Blow Mold Processes
Blow molding is a manufacturing process for the production of commercial plastic bottles. This page is intended to give a brief summary of each blow molding process and the respective bottle forming capability.
Click the links below to learn more about each type of blow molding process:
To learn more about the forming capabilities of each process click here.
Extrusion blow molding (EBM)
Extrusion blow molding starts with plastic pellets fed through to reciprocating screw where they are enclosed by a barrel. The barrel has heating elements that will melt the pellets. The molten polymer will be extruded to form a hollow tube, referred to as the parison. The parison will be encased by the mold and subsequently blown into the mold cavity forming the final bottle shape.
Containers can be made in a wide range of sizes, shapes, neck finishes. Containers can be formed with or without handles.
General applications of EBM containers are found within Health & Beauty, Automotive, Nutraceutical/Pharmaceutical, Pet Care, Laundry, Home Care Products, Industrial and Household Chemicals.
Injection Stretch Blow Molding (ISBM)
ISBM process allows the material to stretch in a vertical and a horizontal manner simultaneously creating bi-axle orientation of the molecules. This allows for the bottle to be made at lighter weights while maintaining its overall strength and part integrity and providing glass like clarity. Bottles are primarily made with PET resins but in certain applications, the use of PP has shown outstanding results, both in a wide range of shapes and sizes.
General applications of ISBM containers are found within Health & Beauty, carbonated & non-carbonated Beverages, Water, home care products, cleaners, spices, sauces, jams, cooking oils dressings, liquor and certain Pharma applications.
Injection stretch blow molding can be further categorized between 1-Stage or 2-Stage injection stretch blow molding. Both stages necessitate a preform to be blown. A preform will have the desired thread dimensions of the bottle but will need to be blown to the final bottle shape. The injection stretch process uses high pressure air and a rod to stretch out the preform. The rod will stretch out the preform just before being blown. The addition of the stretch rod allowed for bigger bottles and intricate designs as the preform is distributed and stretched out just before being blown to shape. The main difference between a 1 or 2 stage operation is the preform treating.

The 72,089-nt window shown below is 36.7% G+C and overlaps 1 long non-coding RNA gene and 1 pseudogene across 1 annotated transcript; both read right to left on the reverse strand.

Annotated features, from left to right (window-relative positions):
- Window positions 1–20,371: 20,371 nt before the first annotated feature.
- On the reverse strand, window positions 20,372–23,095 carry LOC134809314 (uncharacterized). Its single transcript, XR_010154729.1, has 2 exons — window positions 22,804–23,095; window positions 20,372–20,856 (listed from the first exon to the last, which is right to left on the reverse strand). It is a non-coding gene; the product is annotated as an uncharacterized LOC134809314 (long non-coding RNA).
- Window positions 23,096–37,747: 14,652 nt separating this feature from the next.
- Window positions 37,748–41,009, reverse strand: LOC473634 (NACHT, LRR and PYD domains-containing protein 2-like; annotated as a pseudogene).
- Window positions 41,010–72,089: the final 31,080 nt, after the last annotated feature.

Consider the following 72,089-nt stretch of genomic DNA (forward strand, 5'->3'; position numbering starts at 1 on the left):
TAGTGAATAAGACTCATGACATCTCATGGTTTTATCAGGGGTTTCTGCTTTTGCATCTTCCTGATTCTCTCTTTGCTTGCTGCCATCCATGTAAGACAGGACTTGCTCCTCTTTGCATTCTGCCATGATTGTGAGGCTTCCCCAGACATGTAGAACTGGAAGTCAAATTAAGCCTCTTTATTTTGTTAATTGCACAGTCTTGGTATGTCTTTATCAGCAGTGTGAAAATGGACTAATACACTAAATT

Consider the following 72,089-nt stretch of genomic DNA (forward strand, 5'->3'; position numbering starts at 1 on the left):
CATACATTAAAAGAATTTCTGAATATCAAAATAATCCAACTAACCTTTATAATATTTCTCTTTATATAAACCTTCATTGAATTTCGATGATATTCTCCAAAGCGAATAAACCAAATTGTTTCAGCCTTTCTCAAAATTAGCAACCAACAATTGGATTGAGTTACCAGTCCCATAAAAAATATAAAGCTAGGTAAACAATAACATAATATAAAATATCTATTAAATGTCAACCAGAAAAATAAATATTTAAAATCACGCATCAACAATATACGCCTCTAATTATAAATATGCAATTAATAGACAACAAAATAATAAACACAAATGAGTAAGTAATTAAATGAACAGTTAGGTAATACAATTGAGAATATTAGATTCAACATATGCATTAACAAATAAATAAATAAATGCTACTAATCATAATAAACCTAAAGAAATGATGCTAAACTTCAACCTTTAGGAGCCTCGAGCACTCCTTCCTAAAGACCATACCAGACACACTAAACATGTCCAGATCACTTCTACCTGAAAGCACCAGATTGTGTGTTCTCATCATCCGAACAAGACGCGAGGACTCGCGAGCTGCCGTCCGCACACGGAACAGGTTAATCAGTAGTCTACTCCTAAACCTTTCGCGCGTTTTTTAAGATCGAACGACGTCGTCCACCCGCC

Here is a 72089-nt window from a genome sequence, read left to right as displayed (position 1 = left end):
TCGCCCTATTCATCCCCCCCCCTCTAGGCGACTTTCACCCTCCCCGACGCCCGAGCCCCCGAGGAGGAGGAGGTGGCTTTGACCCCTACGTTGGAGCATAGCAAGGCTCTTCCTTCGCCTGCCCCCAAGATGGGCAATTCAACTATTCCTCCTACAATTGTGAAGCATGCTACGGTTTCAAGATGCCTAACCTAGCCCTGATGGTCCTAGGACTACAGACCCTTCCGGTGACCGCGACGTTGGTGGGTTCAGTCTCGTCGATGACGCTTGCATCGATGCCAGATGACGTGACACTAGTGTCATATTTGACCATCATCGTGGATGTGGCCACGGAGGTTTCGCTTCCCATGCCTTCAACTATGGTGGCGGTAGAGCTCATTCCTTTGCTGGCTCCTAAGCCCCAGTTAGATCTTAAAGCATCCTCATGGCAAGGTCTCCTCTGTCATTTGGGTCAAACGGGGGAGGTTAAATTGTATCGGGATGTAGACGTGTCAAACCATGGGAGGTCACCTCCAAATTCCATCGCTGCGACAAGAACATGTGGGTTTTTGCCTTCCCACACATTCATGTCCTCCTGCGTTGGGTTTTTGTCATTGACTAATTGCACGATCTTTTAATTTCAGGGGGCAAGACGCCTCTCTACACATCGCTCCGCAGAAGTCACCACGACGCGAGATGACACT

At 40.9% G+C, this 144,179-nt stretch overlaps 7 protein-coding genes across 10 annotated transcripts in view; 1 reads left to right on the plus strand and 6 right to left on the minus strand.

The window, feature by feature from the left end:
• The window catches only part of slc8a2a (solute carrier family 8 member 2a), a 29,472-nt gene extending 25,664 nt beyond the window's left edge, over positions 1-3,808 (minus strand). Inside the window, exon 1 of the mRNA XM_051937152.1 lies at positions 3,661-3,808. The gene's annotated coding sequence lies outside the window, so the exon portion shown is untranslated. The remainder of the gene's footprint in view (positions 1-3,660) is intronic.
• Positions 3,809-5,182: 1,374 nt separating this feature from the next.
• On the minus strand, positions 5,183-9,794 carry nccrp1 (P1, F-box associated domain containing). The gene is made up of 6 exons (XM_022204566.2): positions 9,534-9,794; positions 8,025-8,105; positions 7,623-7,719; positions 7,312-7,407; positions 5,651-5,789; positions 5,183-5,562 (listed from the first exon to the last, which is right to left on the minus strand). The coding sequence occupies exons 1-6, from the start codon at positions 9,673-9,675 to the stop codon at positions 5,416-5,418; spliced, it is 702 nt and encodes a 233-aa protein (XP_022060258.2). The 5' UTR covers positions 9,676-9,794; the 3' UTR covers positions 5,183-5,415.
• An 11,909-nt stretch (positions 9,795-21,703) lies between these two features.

1 Stage Stretch Blow Molding
In a 1 stage operation, the process begins with the production of the preform. A molten polymer is injected into a die to create the preform. The preform will subsequently travel to the blowing station where it will enter a mold and be blown to the final bottle shape. The entire bottle production process is completed in a single stage.
2 Stage Stretch Blow Molding
For a 2 stage operation, as the name suggests, the bottles are formed in two stages. The initial stage is where the preform is manufactured. The final stage occurs at a different machine where the preform is blown to the final bottle shape.
Injection Blow Molding (IBM)
Injection blow molding occurs within a single stage process. A preform is manufactured via injection molding and is subsequently transferred to a blowing station where it will be blown to its final bottle shape. The preform’s thread will be the thread finish on the bottle.
The main difference between injection and injection stretch blow molding lies within the blow molding process. The injection blow molding machine uses high pressure air to blow out the preform to the mold cavity shape. The injection stretch process uses high pressure air and a stretch rod. The stretch rod will stretch out the preform to the bottle size exactly before being blown. The addition of the stretch rod allowed for bigger bottles and intricate designs as the preform is distributed and stretched out just before being blown to shape.
IBM is often used to manufacture products that require neck finishes with high tolerance requirements and for applications using ‘plug’ type caps. This process is also well suited for high volume outputs. This process allows for bottles to be made that has no flash therefore allowing a high end ‘clean’ finish.
General applications of IBM containers are ideal for personal care, OTC Pharmaceutical and fragrance based products.